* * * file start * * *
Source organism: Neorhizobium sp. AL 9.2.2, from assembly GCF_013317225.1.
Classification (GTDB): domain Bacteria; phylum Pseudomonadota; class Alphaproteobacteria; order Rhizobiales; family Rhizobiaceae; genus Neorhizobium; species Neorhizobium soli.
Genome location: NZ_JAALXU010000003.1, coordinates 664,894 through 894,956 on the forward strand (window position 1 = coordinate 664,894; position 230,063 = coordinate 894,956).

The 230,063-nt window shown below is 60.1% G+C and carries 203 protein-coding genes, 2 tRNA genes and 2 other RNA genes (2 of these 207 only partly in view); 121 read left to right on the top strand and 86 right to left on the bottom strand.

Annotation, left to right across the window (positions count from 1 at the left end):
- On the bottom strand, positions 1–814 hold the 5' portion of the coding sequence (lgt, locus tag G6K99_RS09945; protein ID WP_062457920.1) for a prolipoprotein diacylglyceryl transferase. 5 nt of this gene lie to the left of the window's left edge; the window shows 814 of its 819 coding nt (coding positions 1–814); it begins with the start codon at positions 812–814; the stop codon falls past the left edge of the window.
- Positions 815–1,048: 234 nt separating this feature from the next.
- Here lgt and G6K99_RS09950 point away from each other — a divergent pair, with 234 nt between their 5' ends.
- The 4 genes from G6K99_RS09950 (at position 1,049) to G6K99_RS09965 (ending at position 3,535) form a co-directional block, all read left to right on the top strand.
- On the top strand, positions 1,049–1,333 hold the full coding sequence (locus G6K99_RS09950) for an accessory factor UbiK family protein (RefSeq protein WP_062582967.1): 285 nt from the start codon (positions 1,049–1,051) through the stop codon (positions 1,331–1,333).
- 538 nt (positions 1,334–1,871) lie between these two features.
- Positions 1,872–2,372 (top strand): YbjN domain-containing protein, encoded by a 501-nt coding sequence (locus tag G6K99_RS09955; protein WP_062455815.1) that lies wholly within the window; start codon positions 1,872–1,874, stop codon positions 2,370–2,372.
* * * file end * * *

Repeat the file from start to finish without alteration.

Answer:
Source organism: Neorhizobium sp. AL 9.2.2, from assembly GCF_013317225.1.
Classification (GTDB): domain Bacteria; phylum Pseudomonadota; class Alphaproteobacteria; order Rhizobiales; family Rhizobiaceae; genus Neorhizobium; species Neorhizobium soli.
Genome location: NZ_JAALXU010000003.1, coordinates 664,894 through 894,956 on the forward strand (window position 1 = coordinate 664,894; position 230,063 = coordinate 894,956).

The 230,063-nt window shown below is 60.1% G+C and carries 203 protein-coding genes, 2 tRNA genes and 2 other RNA genes (2 of these 207 only partly in view); 121 read left to right on the top strand and 86 right to left on the bottom strand.

Annotation, left to right across the window (positions count from 1 at the left end):
- On the bottom strand, positions 1–814 hold the 5' portion of the coding sequence (lgt, locus tag G6K99_RS09945; protein ID WP_062457920.1) for a prolipoprotein diacylglyceryl transferase. 5 nt of this gene lie to the left of the window's left edge; the window shows 814 of its 819 coding nt (coding positions 1–814); it begins with the start codon at positions 812–814; the stop codon falls past the left edge of the window.
- Positions 815–1,048: 234 nt separating this feature from the next.
- Here lgt and G6K99_RS09950 point away from each other — a divergent pair, with 234 nt between their 5' ends.
- The 4 genes from G6K99_RS09950 (at position 1,049) to G6K99_RS09965 (ending at position 3,535) form a co-directional block, all read left to right on the top strand.
- On the top strand, positions 1,049–1,333 hold the full coding sequence (locus G6K99_RS09950) for an accessory factor UbiK family protein (RefSeq protein WP_062582967.1): 285 nt from the start codon (positions 1,049–1,051) through the stop codon (positions 1,331–1,333).
- 538 nt (positions 1,334–1,871) lie between these two features.
- Positions 1,872–2,372 (top strand): YbjN domain-containing protein, encoded by a 501-nt coding sequence (locus tag G6K99_RS09955; protein WP_062455815.1) that lies wholly within the window; start codon positions 1,872–1,874, stop codon positions 2,370–2,372.